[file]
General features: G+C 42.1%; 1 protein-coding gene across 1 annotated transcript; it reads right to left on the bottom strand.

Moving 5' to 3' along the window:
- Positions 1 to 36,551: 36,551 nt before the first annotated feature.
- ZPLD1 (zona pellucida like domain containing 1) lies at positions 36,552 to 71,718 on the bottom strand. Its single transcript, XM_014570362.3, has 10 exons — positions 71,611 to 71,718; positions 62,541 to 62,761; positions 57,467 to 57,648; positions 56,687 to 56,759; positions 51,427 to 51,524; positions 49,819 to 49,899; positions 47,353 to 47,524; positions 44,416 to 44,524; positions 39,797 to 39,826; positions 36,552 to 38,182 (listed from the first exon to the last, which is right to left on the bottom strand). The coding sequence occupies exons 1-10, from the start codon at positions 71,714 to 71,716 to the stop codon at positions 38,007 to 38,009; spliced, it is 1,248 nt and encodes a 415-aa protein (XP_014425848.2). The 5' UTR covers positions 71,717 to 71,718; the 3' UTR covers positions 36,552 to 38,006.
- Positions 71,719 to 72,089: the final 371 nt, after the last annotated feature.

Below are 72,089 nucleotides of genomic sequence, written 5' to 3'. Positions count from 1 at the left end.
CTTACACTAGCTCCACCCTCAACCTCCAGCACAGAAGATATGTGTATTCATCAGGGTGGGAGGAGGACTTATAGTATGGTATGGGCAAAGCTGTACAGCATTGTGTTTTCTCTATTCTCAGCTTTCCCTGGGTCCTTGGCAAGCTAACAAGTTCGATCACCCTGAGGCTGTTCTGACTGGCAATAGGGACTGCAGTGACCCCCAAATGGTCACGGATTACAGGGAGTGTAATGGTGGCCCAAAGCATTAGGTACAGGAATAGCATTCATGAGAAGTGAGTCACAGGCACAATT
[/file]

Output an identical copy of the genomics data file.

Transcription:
General features: G+C 42.1%; 1 protein-coding gene across 1 annotated transcript; it reads right to left on the bottom strand.

Moving 5' to 3' along the window:
- Positions 1 to 36,551: 36,551 nt before the first annotated feature.
- ZPLD1 (zona pellucida like domain containing 1) lies at positions 36,552 to 71,718 on the bottom strand. Its single transcript, XM_014570362.3, has 10 exons — positions 71,611 to 71,718; positions 62,541 to 62,761; positions 57,467 to 57,648; positions 56,687 to 56,759; positions 51,427 to 51,524; positions 49,819 to 49,899; positions 47,353 to 47,524; positions 44,416 to 44,524; positions 39,797 to 39,826; positions 36,552 to 38,182 (listed from the first exon to the last, which is right to left on the bottom strand). The coding sequence occupies exons 1-10, from the start codon at positions 71,714 to 71,716 to the stop codon at positions 38,007 to 38,009; spliced, it is 1,248 nt and encodes a 415-aa protein (XP_014425848.2). The 5' UTR covers positions 71,717 to 71,718; the 3' UTR covers positions 36,552 to 38,006.
- Positions 71,719 to 72,089: the final 371 nt, after the last annotated feature.

Below are 72,089 nucleotides of genomic sequence, written 5' to 3'. Positions count from 1 at the left end.
CTTACACTAGCTCCACCCTCAACCTCCAGCACAGAAGATATGTGTATTCATCAGGGTGGGAGGAGGACTTATAGTATGGTATGGGCAAAGCTGTACAGCATTGTGTTTTCTCTATTCTCAGCTTTCCCTGGGTCCTTGGCAAGCTAACAAGTTCGATCACCCTGAGGCTGTTCTGACTGGCAATAGGGACTGCAGTGACCCCCAAATGGTCACGGATTACAGGGAGTGTAATGGTGGCCCAAAGCATTAGGTACAGGAATAGCATTCATGAGAAGTGAGTCACAGGCACAATT